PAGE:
Out on a limb

Out on a limb - a return of the old regular feature about the origins of common phrases we use.

It’s a brand new year, which makes it the perfect time for an old feature to return. Old, of course, doesn’t mean of little value. So, welcome back Out on a limb. The feature explaining the origins of common phrases, to the wonderment and delight of all.

No skin off my back

Ouchies!

Surprisingly, this phrase hasn’t been around for too long. First used in the early twentieth century, its variations include “no skin off my nose” and “no skin off my teeth.” Of course, “no skin off my back” is the most common version in America, and it comes from the age-old punishment of flogging.

A form of discipline often employed on ships in the eighteenth and nineteenth centuries, flogging was brutal. The condemned would suffer a fixed number of lashes with a whip, often made of wet leather straps fastened to a handle. Just a few strokes were sufficient to remove skin from a person’s back and leave permanent scars.

So, today, when we say that something is “no skin off my back,” we mean that doing it won’t harm or inconvenience us.

What’s the skinny

As much truth as I can

This is a shortened version of the skinny naked truth which comes from WW2. Skinny in this case meaning resembling skin and being redundant with naked. This phrase literally is asking for the naked, unobscured truth.

Alternatively, skinny is sometimes inside information. Hence, what’s the skinny literally asks what is the inside information. This definition may derive from the skinny naked truth.

There is an unsupported theory around WW2 again, that the phrase stems from the fact that many orders were on onion skin thin paper. Thus, “what’s the skinny” referred to getting the straight information. This theory doesn’t seem to have even an onion skin level of support, though.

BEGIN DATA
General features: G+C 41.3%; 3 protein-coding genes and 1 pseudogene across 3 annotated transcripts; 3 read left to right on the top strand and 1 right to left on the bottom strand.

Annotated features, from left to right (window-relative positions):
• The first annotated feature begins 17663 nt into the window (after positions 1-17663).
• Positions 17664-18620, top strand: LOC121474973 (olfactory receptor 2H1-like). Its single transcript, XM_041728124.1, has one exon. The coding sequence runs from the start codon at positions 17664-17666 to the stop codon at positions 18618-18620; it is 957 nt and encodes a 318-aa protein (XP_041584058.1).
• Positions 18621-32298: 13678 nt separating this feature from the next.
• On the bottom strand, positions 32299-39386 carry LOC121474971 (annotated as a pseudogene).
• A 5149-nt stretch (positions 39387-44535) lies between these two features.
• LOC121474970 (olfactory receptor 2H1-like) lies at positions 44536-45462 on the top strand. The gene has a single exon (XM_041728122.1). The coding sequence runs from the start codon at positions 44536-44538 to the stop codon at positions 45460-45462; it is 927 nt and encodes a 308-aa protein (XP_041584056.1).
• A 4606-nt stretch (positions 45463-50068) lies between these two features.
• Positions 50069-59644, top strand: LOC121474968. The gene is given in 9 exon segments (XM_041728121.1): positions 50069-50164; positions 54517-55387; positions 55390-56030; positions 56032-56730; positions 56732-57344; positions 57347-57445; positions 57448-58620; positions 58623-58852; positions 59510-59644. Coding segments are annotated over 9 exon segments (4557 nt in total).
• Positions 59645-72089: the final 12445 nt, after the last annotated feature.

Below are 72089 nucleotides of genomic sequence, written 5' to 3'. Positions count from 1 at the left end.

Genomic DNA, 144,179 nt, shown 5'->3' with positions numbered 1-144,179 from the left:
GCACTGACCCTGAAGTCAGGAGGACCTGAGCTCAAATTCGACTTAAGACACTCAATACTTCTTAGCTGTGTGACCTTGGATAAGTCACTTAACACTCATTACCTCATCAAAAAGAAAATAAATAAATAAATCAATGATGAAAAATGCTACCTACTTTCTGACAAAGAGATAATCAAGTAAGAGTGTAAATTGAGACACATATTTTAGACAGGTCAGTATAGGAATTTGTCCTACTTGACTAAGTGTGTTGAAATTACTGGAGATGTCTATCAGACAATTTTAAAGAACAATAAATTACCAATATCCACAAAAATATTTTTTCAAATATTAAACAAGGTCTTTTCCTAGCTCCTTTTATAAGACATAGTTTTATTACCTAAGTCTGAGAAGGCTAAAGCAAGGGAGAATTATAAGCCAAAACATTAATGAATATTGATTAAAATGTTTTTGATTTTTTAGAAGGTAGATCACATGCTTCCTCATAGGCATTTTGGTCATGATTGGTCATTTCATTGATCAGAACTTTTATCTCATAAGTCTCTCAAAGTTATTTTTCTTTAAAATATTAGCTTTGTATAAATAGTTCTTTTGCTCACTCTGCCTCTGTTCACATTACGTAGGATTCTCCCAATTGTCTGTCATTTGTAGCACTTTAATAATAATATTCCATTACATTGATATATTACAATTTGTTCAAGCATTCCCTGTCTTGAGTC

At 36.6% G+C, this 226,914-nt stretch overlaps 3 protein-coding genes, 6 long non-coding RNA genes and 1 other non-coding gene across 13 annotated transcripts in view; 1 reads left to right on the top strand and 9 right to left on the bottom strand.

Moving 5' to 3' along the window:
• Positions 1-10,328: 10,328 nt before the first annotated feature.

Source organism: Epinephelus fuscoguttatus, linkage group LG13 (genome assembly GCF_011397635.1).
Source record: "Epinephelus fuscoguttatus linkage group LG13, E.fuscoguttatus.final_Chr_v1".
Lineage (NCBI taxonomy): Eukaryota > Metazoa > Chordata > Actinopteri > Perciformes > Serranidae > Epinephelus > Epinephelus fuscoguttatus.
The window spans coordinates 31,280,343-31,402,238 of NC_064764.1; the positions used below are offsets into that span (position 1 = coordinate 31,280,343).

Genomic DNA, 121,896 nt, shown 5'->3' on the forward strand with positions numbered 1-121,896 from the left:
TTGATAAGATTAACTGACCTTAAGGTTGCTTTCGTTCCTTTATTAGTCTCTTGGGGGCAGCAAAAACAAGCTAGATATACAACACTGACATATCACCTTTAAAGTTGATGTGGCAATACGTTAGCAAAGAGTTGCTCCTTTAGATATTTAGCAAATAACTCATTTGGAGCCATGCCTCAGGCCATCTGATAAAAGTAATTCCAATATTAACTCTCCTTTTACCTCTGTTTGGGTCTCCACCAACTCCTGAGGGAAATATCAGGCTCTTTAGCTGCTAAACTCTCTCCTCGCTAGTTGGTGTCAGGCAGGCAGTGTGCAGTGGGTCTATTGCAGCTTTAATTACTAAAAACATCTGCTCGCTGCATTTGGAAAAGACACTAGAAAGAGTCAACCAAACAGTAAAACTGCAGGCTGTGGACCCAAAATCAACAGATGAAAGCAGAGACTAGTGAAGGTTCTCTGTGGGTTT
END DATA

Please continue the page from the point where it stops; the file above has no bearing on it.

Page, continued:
By the skin of my teeth

Even my teeth hurt

By the skin of one’s teeth means just barely, by a narrow margin, just in time. The phrase is in the book of Job in the Old Testament of the Bible. Job is a character in the Bible who undergoes an abundance of suffering due to a challenge that Satan has made to God.

Satan tries to break Job’s righteousness by bringing suffering upon him. Job laments his status through much of the book. It includes the phrase, “My bone cleaveth to my skin and to my flesh, and I am escaped with the skin of my teeth.”

What exactly the phrase “escaped with the skin of my teeth” meant in Ancient Hebrew is unknown. Most assume that skin refers to the enamel, though this is only a guess.

Skin in the game

Skins vs. um…

The expression to have skin in the game means to have incurred monetary risk by being involved in achieving a goal. It’s common in business, finance, gambling, and politics. 

Despite its relatively recent usage as shown, its origin is still unclear.

The expression has been attributed to Warren Buffett since in Buffett’s first fund he raised $105,000 from 11 doctors, himself placing a token sum of $100.00 as his “skin in the game”. This has been discounted as the origin.

Another source that may have inspired its existance is Shakespeare’s The Merchant of Venice, but still, there is no clear evidence of it.

In William Shakespeare’s The Merchant of Venice, the antagonist, Shylock, stipulates that the protagonist, Antonio, must promise a pound of his own flesh as collateral, to be exacted by Shylock in the event that Antonio’s friend Bassanio defaults on the loan to which Antonio is guarantor.

So, yeah, let’s just go with no one really knows about that last one. And that’s the skinny for Out on a limb.

Whether the feature (or its companion, Miss Communication) will make other appearances this year, well, time will tell. In any event, I’m sure it’s no skin off your back.